Meet the Mill Valley woman behind the 24 miniature freeway signs hidden throughout the Bay Area

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Chelsea Andersson doesn’t have much room.

As, really doesn’t have much room: we chat on Zoom while she sits on the living room floor of her tiny studio in Mill Valley, sandwiched in a small nook between a sofa and a coffee table – essentially the only floor available space in the apartment she shares with her husband.

Unsurprisingly, the Long Island transplant — who moved to the Bay Area seven years ago to become a landscape architect — has a hustled side doing the only thing she actually has room for: miniatures.

Over the past five years, she has handcrafted tiny versions of everyday objects like toilet paper rolls, coffee sets, and camping gear for everything from dollhouses to advertisements to stop motion videos on chelseamakes.com, pocketing a dollar here or there to help offset Mill Valley rents.

I ask him if there was a maker’s version of baking sourdough bread during the pandemic; she laughs, tells me it was tie-dye and then tells me a little secret.

“I surprise people when I tell them I’m a bit introverted,” she says, completely surprising me. “A great day for me is creating and watching TV, so the pandemic has been a little easier for me than it has been for a lot of people. It’s given me a chance to really spend more time doing things. I have a few personal projects that have come out of the pandemic, one of them is Tiny Highways USA.

“Basically, I made miniature road signs, recreated existing signs in miniature, and displayed them next to the actual sign.”

Miniaturist and prop designer Chelsea Andersson recreates California road signs…only younger.

Courtesy of Chelsea Andersson

I check his Instagram page as we talk and scroll through it until I find pictures of the panels. For as simple as they are, they consume my attention. I immediately imagine Beverly Cleary’s mouse on a motorcycle flying under these perfect miniatures. They’re a lot of fun, and although they’re smaller than the palm of your hand, they all look like the real thing up close, except for a few fun changes: the small version of the Highway 1 sign reads “Highway . 01” and Bolinas is rather “Not Bolinas” because, according to Andersson, “the people of Bolinas would rather be left out”.

But mostly I have questions.

Miniaturist and prop designer Chelsea Andersson recreates California road signs...only younger.

Miniaturist and prop designer Chelsea Andersson recreates California road signs…only younger.

Courtesy of Chelsea Andersson

How many have you made? Where are they? Can I go see them?

Andersson tells me she’s placed 24 in the Bay Area, mostly in Marin County (although I’m pretty sure there’s also one in Albany Bulb), and yes, you can go ’em see if you can find them – there’s no map, the only real clue is that they’re located right next to the sign they’re replicating.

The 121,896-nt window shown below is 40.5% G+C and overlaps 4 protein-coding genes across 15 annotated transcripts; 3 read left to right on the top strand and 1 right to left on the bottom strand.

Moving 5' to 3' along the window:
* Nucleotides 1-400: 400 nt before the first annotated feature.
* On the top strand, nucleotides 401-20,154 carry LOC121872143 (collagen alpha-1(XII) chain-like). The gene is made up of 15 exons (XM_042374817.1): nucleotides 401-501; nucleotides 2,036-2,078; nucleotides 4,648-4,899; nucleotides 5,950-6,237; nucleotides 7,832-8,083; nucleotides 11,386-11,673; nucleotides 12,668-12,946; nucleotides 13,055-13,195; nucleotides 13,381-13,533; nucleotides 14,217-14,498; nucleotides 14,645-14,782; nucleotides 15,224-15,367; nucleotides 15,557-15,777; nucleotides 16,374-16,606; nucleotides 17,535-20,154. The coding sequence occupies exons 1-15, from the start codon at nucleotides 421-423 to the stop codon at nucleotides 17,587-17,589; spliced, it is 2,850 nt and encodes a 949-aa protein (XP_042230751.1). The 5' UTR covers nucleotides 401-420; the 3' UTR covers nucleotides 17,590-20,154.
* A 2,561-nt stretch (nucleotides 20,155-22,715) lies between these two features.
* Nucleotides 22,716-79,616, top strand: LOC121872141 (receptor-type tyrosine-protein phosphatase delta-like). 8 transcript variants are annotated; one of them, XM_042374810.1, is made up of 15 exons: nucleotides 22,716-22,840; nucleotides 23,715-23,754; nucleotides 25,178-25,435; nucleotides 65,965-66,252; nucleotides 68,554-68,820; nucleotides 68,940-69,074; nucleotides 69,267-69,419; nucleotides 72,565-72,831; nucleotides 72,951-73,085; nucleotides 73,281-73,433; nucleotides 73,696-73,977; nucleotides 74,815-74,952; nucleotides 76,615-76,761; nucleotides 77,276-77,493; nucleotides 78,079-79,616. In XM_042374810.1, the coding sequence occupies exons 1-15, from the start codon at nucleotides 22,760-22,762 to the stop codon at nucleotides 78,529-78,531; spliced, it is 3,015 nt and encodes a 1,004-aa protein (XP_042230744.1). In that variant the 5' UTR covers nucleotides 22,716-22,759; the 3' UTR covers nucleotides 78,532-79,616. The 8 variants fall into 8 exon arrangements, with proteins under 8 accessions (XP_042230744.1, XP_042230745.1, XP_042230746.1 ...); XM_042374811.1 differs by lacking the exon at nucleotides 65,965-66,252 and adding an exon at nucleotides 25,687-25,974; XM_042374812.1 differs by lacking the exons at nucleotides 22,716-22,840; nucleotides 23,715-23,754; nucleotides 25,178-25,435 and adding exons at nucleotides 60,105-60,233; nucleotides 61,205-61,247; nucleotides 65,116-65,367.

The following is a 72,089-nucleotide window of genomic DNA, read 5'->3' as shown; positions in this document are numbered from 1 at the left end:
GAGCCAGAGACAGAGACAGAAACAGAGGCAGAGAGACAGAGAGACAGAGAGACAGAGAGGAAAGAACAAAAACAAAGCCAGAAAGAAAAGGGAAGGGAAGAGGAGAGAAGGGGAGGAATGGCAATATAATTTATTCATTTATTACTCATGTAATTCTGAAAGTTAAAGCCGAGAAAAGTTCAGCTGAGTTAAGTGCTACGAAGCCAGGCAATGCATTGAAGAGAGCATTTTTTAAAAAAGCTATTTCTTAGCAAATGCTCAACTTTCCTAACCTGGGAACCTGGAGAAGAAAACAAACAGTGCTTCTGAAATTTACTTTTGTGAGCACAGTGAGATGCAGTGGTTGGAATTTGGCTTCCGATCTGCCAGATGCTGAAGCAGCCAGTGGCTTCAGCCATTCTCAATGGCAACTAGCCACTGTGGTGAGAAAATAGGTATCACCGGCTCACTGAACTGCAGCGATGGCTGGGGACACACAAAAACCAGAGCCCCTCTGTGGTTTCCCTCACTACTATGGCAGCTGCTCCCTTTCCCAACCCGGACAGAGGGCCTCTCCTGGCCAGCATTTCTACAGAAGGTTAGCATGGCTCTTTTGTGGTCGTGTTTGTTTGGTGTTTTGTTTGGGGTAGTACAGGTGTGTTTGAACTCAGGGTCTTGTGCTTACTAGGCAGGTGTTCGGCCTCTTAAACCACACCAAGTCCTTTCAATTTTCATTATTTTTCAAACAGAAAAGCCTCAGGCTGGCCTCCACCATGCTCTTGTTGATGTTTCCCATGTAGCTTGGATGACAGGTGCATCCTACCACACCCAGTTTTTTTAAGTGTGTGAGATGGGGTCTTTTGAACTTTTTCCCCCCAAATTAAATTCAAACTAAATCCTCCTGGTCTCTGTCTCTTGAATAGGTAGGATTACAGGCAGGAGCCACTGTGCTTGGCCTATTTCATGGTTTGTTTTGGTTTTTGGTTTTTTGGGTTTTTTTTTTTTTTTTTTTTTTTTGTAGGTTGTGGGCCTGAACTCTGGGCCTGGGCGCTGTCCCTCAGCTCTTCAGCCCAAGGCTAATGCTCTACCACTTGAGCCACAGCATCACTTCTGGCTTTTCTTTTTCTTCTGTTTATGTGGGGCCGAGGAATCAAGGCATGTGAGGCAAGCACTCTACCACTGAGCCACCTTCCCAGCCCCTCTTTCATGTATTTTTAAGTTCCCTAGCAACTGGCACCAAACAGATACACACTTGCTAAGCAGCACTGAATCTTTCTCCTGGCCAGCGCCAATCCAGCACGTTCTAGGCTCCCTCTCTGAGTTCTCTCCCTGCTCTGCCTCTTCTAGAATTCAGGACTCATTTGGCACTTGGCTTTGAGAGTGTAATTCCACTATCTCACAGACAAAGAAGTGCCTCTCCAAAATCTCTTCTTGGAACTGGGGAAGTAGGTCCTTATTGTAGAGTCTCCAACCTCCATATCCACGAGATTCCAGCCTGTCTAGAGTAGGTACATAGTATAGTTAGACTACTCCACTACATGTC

Oh and also…

“A couple was robbed,” she laments. “But I replaced them.”

Andersson wears dangling earrings that she designed herself (if her online store is any indication), as well as a way too warm brown sweater. It’s easy to strike up a conversation with her, and throughout the interview, she can’t help but smile.

There’s a reason for that, though.

Miniaturist and prop designer Chelsea Andersson recreates California road signs...only younger.

Miniaturist and prop designer Chelsea Andersson recreates California road signs…only younger.

Courtesy of Chelsea Andersson

She quit her job as a landscape architect last week to become a full-time designer, a move that will likely be helped by her starring in the third season of NBC’s competitive craft show “Making It.” and contagious. which features longtime “Parks and Rec” stars Nick Offerman and Amy Poehler, who act as the show’s warm hosts.

Andersson will be the very first miniaturist on “Making It” when it debuts on Thursday, June 24, and says she’s probably tied for her hosts’ biggest fan.

“Rising from being a huge ‘Making It’ and Fan of ‘Parks and Rec’, I was completely nervous and freaked out the first few minutes,” she says. “When they were there they were so warm and welcoming, even off camera, just chatting about life, everyday things while we weren’t riding. They were as wonderful as you would want them to be.

The 29-year-old says one of the reasons she took on the show is that she knew it was more about community than competition and points to the show’s intro sequence, where Poehler and Offerman mention the $100,000 prize but then say it’s not about the money, “it’s about a job well done.”

Miniaturist and prop designer Chelsea Andersson recreates California road signs...only younger.

Miniaturist and prop designer Chelsea Andersson recreates California road signs…only younger.

Courtesy of Chelsea Andersson

It’s the kind of mantra that motivated her to spend hours creating and placing miniature freeway signs all over the Bay Area.

“It was all a way to get me out of my own head. It was something that I thought would be fun and cute, and inspire other people to go out and seek them out.


Consider me inspired.

Miniaturist and prop designer Chelsea Andersson recreates California road signs...only younger.

Miniaturist and prop designer Chelsea Andersson recreates California road signs…only younger.

Courtesy of Chelsea Andersson

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